Okay, I've warned you to stop leaving abusive messages, so here's what I'm going to do. Each time I get another message/comment from you that I don't like, I'm going to reinstate one of the items that I'd previously removed. I won't mention what I'm doing, I'll just do it. And - if you really piss me off - I'll reinstate them all and then make the blog private so that you can't even access it again (then I'll really have some fun).
Don't say you haven't been warned.
It’s been a funny few days. My back is better, fortunately, and I’m exercising again every day (let me know if you want pictures – oh no, you’ve already seen them!) but I don’t feel as fit as I want to be. I reckon I have about 7 pounds to lose within the next month in order to get a semblance of a six-pack showing, and I’m determined. Well, I’m motivated, that’s for sure. Because the countdown has well and truly started, if you know what I mean.
Today, though, was something of a disappointment. I had a new laptop delivered to the office, and although it’s a blinding spec the bloody thing wouldn’t boot up. I was mortified, and after going through a few diagnostics whilst on the telephone it’s now going to be exchanged as it appears to have a faulty hard drive. How fucking frustrating is that?
Aside from that, and one or two work-related disappointments, it’s just been a very, very busy week or two. I feel a bit guilty for not visiting anyone much of late,. But I’ll try to get around later this evening. In the meantime, here’s a little Musical Monday treat for you. So, about Susheela Raman, in her own words...
“I was born in London in 1973 to South Indian parents. My family moved to Australia when I was very young and were eager to keep our Tamil culture alive. I grew up singing South Indian classical music and began giving recitals at an early age. As a teenager I branched out into more blues-based music, which demanded quite different voice techniques. The question then was how to bring these streams together. In 1995 I went to India to study with Shruti Sadolikar, one of the greatest living Hindustani vocalists. This was a challenging experience as I had to let go of what I thought I knew and find a new, more insightful approach to my craft...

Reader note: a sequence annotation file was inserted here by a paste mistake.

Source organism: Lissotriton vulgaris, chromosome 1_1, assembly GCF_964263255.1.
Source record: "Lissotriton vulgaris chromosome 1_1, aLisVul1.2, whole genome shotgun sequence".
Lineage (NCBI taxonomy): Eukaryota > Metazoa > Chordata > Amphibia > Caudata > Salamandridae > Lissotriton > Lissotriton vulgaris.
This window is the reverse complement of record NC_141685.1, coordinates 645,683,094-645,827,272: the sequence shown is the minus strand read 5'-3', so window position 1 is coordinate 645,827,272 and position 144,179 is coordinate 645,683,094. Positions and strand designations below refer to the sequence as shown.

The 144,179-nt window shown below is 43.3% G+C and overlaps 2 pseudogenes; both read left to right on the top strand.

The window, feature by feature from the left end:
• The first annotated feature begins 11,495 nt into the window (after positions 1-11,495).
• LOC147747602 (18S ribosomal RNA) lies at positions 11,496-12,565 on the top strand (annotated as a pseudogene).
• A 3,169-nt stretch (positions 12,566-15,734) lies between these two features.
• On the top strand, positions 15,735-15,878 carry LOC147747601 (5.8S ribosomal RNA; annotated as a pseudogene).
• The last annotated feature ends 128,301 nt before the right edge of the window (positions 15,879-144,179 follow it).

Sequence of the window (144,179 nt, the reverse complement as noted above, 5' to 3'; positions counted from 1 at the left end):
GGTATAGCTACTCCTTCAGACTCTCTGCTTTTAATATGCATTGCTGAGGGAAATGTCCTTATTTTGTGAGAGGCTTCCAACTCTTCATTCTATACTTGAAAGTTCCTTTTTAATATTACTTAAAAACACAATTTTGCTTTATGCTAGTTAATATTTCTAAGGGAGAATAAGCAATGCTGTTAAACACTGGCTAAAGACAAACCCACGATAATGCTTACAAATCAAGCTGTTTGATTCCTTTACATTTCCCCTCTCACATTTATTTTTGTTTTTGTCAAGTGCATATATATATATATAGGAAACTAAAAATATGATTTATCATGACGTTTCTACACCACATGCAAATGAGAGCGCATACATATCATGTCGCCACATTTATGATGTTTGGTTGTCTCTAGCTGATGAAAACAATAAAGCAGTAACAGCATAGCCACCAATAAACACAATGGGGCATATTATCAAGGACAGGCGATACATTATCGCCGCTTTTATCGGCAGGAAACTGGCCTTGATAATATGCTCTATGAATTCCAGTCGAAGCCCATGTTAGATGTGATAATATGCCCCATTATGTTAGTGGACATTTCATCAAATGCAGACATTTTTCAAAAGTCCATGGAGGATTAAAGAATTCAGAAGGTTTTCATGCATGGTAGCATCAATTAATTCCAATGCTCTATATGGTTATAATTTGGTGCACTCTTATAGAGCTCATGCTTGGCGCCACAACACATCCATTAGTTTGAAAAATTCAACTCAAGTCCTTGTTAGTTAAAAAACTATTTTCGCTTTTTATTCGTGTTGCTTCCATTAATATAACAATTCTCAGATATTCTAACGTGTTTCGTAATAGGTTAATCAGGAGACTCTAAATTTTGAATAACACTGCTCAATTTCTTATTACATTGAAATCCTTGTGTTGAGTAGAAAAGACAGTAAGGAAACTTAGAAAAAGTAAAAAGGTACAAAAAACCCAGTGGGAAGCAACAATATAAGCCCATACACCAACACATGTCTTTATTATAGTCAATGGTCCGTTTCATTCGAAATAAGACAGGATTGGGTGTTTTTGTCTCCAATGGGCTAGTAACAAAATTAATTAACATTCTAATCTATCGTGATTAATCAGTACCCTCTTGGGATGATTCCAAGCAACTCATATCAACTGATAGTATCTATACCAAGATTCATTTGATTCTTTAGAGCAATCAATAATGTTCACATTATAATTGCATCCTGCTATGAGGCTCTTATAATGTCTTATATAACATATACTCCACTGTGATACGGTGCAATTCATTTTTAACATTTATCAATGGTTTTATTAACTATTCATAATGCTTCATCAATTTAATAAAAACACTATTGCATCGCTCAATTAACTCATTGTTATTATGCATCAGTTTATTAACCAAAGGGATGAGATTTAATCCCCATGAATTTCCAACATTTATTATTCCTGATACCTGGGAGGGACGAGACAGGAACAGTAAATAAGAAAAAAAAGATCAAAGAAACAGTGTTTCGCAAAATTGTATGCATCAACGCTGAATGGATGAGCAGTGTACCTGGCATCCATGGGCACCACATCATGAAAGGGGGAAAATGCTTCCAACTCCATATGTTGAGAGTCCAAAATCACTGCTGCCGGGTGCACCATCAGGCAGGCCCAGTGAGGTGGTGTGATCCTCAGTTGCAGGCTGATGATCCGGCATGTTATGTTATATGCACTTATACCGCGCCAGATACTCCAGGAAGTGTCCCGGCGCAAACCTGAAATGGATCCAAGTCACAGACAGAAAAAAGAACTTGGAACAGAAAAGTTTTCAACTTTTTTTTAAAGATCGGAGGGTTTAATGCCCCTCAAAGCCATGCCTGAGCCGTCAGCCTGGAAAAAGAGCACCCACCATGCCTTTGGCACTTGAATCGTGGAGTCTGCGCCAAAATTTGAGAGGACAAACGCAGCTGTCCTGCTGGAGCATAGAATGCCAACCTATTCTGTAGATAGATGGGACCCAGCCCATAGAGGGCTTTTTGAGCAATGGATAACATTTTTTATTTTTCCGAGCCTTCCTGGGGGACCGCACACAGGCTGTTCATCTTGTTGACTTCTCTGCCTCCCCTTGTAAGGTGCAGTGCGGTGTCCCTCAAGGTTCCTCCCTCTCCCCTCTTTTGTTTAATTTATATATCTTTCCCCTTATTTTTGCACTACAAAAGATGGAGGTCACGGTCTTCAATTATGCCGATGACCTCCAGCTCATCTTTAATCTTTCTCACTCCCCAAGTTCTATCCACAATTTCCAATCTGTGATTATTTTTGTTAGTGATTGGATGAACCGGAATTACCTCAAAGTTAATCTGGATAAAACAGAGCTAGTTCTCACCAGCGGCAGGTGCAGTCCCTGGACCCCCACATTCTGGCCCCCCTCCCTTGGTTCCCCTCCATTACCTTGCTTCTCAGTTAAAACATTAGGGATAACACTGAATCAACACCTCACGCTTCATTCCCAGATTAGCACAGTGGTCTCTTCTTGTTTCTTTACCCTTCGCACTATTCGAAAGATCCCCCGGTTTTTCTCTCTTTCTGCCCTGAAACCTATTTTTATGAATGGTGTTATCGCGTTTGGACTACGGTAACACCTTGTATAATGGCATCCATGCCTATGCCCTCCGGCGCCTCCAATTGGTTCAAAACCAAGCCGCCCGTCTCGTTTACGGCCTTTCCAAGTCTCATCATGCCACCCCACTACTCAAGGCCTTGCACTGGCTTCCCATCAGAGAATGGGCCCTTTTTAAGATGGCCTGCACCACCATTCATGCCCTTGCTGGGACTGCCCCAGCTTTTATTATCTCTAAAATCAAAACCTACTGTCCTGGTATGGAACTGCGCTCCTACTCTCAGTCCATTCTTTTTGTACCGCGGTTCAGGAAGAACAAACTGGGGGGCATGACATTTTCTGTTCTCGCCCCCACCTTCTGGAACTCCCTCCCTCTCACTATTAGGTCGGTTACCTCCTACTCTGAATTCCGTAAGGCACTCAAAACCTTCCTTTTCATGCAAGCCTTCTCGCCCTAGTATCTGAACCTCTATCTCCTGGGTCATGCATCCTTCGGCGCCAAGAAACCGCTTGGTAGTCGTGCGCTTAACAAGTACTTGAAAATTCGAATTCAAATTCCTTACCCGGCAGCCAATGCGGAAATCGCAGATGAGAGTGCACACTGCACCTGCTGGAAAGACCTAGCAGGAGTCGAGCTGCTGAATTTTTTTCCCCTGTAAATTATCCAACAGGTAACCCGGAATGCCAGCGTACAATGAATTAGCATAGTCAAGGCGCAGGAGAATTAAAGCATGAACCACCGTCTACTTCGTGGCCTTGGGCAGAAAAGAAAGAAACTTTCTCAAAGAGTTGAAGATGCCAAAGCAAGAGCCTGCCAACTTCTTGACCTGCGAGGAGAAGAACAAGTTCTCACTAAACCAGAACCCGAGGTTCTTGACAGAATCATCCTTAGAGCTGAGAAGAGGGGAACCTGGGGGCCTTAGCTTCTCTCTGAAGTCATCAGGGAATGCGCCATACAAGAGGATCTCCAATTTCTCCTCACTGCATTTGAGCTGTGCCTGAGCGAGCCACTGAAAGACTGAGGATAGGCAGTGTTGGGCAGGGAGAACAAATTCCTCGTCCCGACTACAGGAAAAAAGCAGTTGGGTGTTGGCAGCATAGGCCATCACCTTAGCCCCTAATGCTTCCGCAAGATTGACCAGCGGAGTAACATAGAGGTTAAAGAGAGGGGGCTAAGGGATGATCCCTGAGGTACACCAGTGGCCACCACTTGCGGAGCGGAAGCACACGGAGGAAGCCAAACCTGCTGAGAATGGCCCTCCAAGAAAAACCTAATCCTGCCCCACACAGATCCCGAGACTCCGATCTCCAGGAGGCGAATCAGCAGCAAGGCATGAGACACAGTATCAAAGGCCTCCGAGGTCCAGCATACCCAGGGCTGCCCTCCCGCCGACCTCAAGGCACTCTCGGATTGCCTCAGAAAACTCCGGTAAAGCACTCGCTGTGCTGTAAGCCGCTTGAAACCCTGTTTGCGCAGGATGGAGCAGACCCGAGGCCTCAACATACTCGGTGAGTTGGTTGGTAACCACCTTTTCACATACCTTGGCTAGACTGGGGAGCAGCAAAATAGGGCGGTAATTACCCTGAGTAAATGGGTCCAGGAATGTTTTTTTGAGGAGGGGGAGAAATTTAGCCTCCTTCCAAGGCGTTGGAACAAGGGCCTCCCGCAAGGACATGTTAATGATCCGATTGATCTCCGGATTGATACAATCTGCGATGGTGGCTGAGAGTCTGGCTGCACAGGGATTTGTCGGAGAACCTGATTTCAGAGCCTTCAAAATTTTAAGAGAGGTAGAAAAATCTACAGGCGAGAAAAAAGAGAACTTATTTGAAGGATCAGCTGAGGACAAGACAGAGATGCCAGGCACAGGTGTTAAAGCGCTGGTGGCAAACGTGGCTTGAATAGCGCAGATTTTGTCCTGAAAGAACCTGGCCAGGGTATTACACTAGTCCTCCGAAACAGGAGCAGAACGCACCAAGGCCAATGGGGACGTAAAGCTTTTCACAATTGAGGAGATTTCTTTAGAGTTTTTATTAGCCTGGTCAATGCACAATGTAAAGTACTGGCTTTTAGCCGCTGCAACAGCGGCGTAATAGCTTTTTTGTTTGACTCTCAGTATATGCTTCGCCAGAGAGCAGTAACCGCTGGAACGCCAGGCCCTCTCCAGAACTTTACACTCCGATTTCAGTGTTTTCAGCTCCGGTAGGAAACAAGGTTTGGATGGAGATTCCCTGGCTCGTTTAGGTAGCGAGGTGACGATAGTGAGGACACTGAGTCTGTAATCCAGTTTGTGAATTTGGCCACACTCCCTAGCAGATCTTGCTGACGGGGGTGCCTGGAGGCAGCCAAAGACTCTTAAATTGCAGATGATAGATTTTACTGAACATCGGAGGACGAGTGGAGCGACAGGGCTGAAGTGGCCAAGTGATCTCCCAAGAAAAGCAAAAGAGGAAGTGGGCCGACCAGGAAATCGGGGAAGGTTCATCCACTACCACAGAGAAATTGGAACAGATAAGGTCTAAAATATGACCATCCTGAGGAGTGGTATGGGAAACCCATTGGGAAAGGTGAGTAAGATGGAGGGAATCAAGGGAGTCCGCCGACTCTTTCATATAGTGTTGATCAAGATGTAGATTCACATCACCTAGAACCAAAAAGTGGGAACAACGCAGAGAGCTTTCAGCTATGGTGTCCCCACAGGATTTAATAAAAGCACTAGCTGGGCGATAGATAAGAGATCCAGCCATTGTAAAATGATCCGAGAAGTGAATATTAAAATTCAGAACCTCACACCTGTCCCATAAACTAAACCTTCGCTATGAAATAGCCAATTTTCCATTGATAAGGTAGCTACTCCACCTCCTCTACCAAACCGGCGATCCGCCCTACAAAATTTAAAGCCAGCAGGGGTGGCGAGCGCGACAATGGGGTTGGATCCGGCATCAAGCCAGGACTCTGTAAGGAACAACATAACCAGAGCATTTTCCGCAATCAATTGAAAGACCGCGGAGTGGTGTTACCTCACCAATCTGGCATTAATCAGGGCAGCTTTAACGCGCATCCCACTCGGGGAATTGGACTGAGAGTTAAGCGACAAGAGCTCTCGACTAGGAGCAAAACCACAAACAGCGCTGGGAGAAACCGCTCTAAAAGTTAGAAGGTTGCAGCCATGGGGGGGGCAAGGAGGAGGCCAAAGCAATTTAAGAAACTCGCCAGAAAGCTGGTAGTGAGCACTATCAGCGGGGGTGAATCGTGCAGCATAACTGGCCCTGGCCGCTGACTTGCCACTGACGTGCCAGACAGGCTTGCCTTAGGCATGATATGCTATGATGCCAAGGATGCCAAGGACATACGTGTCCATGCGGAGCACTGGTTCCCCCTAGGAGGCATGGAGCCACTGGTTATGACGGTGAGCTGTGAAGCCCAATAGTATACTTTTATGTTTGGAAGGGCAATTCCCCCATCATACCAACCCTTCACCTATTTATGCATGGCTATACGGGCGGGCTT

... Salt Rain was recorded between October and December 2000. We were lucky to collaborate with some unique musicians who live mostly in London and Paris but are of diverse origins: Guinea Bissau, Cameroon, India, Romania, France, Greece, Egypt, Kenya, America, and Spain. Any record is a meeting of many minds and, now more than ever, it is networks of people, not just individuals, who spark new and exciting work. Everyone brought their own special energy to the music and I am very proud of what we all worked together to create.”
Actually, I’m not surprised that she’s proud. It’s a great piece of work, and the track I’ve chosen is called Kamakshi. Again, in her words, “Kamakshi is another song to a divine enchantress, ‘she whose eyes hold the power of attraction’. The beautiful musical scale of this song could almost be Near Eastern... Everyone present in the studio was momentarily stunned into silence by it….and then we all clapped!”
If you want join in with Musical Monday, just stick this in your sidebar or on your post, but change ALL the brackets to the pointy ones first:
(a href="http://wdkylondon.blogspot.com/2006/03/musical-monday.html" target="_blank")(img src="http://i4.photobucket.com/albums/y123/LightestTouch/musicalmonday.jpg" alt="Image hosting by Photobucket" border="0" /)(/a)